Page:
Climate change may make some fish more aggressive. Certain coral reef fish change behavior dramatically when water temperatures increase only a few degrees.
It is now well understood in Zoology that many animals express what we might call personalities.
Consistent individual differences in behaviour, termed personality, are common in animal populations and can constrain their responses to ecological and environmental variation, such as temperature.
In a study just published in the journal Proceedings of the Royal Society B. Dr Peter Biro, of the UNSW School of Biological, Earth and Environmental Sciences and colleagues Christa Beckmann and Judy A. Stamps show for the first time that normal within-daytime fluctuations in temperature of less than 3 degrees C have large effects on personality for two species of juvenile coral reef fish in both observational and manipulative experiments.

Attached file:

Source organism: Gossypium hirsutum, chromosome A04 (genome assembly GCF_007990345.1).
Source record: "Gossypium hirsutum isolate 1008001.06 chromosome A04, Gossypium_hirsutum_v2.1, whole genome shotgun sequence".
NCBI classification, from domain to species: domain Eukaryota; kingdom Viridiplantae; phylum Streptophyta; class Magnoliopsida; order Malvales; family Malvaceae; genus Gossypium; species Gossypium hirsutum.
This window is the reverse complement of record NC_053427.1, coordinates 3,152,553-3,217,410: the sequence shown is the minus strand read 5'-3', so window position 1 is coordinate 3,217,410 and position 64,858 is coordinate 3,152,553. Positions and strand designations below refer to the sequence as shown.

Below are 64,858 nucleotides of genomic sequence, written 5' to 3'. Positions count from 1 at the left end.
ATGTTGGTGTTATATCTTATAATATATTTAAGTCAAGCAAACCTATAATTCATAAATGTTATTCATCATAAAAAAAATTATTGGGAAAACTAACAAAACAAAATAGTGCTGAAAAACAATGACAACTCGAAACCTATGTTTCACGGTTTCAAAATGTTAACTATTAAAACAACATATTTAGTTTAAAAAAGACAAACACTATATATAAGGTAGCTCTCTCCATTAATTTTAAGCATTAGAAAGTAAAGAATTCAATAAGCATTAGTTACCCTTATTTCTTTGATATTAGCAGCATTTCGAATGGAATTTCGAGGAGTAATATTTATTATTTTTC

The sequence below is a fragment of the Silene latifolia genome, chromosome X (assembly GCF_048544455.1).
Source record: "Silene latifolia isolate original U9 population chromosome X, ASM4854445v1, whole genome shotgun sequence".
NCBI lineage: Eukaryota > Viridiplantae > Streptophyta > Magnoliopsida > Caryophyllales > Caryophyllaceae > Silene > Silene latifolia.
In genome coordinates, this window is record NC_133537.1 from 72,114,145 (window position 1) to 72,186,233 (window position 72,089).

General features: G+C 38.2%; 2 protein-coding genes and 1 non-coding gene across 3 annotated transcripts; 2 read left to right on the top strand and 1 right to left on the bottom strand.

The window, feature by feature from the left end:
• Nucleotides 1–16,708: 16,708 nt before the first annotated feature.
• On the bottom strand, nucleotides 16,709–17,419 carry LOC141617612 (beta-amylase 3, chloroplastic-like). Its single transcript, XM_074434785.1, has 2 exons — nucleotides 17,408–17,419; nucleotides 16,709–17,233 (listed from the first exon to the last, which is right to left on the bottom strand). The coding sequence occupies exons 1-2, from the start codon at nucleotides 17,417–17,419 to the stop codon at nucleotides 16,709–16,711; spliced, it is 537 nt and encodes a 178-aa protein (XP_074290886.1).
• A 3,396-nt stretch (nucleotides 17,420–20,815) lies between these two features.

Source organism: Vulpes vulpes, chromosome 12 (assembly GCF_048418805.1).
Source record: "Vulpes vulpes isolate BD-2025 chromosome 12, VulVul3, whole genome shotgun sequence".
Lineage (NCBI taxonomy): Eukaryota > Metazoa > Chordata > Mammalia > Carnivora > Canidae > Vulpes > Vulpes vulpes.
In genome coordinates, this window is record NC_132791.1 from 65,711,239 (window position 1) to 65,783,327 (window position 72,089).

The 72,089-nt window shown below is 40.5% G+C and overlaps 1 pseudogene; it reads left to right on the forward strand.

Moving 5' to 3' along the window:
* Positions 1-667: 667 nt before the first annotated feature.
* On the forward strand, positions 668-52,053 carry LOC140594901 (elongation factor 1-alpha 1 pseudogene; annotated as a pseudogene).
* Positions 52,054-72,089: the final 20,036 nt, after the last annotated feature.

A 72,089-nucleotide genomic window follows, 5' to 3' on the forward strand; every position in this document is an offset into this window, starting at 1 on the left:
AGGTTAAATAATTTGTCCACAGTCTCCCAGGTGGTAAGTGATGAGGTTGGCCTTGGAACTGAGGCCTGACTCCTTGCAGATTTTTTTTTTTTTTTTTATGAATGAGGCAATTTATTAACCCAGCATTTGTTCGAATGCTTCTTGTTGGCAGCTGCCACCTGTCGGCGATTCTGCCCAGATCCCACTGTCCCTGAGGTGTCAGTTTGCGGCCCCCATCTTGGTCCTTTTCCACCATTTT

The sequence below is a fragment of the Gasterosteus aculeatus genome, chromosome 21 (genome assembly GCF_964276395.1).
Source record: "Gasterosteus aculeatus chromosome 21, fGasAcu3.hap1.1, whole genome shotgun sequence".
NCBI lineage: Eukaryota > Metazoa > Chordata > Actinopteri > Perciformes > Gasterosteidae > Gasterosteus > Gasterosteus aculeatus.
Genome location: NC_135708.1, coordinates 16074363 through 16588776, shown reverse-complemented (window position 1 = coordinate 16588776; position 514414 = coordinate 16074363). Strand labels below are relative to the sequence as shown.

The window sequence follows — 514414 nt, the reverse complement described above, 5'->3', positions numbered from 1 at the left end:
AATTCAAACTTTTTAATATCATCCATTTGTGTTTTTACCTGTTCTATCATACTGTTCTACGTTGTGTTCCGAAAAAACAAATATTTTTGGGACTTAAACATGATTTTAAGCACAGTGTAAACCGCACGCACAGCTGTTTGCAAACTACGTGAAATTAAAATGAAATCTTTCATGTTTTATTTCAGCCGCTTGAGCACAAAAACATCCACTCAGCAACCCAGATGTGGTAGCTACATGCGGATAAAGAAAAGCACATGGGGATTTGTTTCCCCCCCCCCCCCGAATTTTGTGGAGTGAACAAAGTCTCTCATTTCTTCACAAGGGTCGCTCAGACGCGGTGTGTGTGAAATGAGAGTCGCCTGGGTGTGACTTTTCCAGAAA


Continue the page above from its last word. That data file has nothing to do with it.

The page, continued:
"The idea that fish have personalities may seem surprising at first, but we now know that personality is common in animal populations, and that this phenomenon may have far-reaching implications for understanding how animals respond to ecological and environmental challenges," added Dr. Biro
Some like it hot
"Our results also suggest that temperature variations are much more significant than we thought in the way they affect the behaviours of individual animals. This needs to be taken into account for scientific studies of other cold-blooded animals, or ectotherms, such as reptiles and amphibians.
"For instance, individual variations in activity and boldness can affect food acquisition, encounter rates with predators and even the likelihood of an individual being captured by sampling or harvesting gear.